John Kerry’s visit to Berlin 25 years after the Wall fell highlighted the crucial role transatlantic ties played earlier and can still play today. But to fulfill that promise, controversial issues can't be glossed over.
If you expected headline grabbing global news from US Secretary of State John Kerry's trip to Berlin you were bound to be disappointed. (The only - rather colorful - news nugget was the fact that John Kerry delivered the few sentences he spoke in German with a French accent.)
Instead, the goal of Kerry's stopover in the German capital could be billed as a mission of remembrance and recommitment to transatlantic ties. While that may not be newsworthy, it is certainly noteworthy, particularly when German-American relations are still reeling from the fallout of the NSA scandal, while both countries must tackle a whole host of global crises.
The 25th anniversary of the fall of the Berlin Wall then offered both sides the perfect historic backdrop to remember what can be achieved when the two governments work together.
Through visiting a Wall memorial, speaking with students and reminiscing about his years spent in a divided Berlin as a child, Kerry harked back not only to the time of the Cold War, but also connected the past to the present conflict with Russia over Ukraine vowing to not let Europe be divided again.
His German counterpart Frank-Walter Steinmeier praised the indispensible role played by the United States to make German unification possible, promising that Germans would not forget that. He also lauded Kerry personally for his tireless work on behalf of the Israel-Palestinian peace process, promising German support for any new effort.
Other than that, Washington's top diplomat and his German hosts briefly crisscrossed some of the most pressing global issues - the Ukraine crisis, the fight against the "Islamic State," Iran's nuclear program, the battle against the spread of Ebola - and reiterated in their public remarks that the United States and Germany are essentially on the same page on all of them.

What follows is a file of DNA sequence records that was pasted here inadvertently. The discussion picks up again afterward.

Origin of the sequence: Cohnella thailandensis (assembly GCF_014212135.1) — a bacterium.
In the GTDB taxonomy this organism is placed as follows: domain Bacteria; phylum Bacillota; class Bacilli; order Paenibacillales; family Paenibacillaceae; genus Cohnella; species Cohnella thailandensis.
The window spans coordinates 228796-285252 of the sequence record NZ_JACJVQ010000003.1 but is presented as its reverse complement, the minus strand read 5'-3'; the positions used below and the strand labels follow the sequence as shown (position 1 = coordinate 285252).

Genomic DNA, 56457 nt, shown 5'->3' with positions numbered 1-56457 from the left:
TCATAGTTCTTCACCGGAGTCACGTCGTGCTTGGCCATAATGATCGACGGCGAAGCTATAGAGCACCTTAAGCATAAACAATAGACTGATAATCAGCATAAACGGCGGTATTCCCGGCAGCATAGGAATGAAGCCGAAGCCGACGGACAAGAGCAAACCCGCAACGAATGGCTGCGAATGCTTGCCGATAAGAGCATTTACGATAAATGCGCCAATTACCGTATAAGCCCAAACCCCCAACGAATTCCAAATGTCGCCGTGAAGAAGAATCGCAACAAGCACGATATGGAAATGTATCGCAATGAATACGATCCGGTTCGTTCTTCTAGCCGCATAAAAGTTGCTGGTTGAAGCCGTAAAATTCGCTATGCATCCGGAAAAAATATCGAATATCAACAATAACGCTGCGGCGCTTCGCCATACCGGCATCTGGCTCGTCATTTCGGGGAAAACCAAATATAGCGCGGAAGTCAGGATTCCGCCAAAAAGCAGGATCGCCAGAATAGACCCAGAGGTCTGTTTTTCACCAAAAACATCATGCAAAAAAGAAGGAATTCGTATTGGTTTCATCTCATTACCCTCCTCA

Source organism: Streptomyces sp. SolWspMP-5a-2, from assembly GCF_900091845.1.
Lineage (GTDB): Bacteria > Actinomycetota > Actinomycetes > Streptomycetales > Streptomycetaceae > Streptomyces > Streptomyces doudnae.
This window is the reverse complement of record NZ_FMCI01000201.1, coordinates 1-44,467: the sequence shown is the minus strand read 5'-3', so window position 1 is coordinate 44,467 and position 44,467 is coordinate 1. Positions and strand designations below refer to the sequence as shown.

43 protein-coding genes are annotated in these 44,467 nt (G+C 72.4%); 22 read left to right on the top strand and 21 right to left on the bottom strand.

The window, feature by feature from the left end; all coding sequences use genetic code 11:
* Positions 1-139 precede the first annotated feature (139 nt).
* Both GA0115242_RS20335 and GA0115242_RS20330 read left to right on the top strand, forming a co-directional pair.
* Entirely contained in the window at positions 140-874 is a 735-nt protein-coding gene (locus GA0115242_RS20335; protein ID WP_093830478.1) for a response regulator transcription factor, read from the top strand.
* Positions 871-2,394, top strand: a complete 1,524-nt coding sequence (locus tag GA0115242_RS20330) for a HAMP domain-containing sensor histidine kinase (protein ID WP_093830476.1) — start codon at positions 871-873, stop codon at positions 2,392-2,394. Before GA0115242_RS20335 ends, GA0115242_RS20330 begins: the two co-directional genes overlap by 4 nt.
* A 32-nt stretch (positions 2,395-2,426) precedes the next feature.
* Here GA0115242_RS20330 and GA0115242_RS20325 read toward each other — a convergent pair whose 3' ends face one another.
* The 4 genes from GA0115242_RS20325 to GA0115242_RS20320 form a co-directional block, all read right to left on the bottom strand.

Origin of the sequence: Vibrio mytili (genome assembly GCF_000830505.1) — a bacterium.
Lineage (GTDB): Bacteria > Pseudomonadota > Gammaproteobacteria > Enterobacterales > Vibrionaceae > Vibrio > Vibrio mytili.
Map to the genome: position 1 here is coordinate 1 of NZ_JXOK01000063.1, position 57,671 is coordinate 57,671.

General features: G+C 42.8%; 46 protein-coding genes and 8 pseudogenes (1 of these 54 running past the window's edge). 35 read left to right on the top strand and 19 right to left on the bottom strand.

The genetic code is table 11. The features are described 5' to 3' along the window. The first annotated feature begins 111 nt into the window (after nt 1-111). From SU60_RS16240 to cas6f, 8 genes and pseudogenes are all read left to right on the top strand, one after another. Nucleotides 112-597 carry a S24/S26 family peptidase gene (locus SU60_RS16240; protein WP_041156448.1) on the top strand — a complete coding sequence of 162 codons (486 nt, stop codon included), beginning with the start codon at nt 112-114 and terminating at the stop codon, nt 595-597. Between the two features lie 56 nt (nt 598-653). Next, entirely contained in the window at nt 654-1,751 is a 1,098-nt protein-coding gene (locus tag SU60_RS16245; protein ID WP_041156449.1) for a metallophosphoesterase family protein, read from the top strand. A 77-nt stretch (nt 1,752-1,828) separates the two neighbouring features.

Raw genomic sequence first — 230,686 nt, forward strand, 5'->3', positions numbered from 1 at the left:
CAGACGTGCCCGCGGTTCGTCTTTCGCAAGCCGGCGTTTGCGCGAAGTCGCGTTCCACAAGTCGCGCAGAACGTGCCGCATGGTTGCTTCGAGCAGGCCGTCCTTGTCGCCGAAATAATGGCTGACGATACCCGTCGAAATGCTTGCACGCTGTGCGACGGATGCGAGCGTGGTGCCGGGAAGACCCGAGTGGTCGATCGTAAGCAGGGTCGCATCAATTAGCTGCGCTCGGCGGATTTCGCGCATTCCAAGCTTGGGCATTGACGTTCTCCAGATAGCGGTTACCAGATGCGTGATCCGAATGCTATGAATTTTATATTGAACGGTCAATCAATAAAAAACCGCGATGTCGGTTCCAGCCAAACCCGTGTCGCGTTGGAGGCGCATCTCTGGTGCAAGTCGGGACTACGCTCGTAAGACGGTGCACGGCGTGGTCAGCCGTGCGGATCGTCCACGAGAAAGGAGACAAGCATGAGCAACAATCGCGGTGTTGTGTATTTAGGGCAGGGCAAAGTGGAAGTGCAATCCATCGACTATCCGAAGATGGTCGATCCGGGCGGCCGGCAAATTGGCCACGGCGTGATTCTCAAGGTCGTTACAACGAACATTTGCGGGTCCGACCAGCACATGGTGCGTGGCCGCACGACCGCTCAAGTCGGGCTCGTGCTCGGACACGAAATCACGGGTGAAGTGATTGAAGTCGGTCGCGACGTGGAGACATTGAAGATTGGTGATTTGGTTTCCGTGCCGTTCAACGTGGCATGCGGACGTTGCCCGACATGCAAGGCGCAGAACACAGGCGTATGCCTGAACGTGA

In his remarks, Kerry - as has become almost customary for US officials since the NSA scandal - heaped plenty of praise on his German hosts. He extolled Chancellor Angela Merkel and Foreign Minister Steinmeier for their leadership not only in the Ukraine crisis and within NATO, but also for their role in all other major global issues mentioned above.
To be sure, it is essential to keep the example of the successful and historic transatlantic cooperation that culminated in the fall of the Wall 25 years ago alive for a younger generation that did not experience it. And it is also important that the United States and Germany work together closely and responsibly on today's global crises despite the still remaining underlying tensions over the fallout from the NSA scandal and disagreements over the transatlantic trade deal TTIP.
That's why it is justifiable this time around that neither of these transatlantic hot button issues featured prominently in the public remarks by Secretary Kerry or his German hosts.
But it also essential to note that in order to truly repair the transatlantic relationship, both topics can't be glossed over, but must be addressed head on, as they are some of the root causes of the loss in transatlantic trust.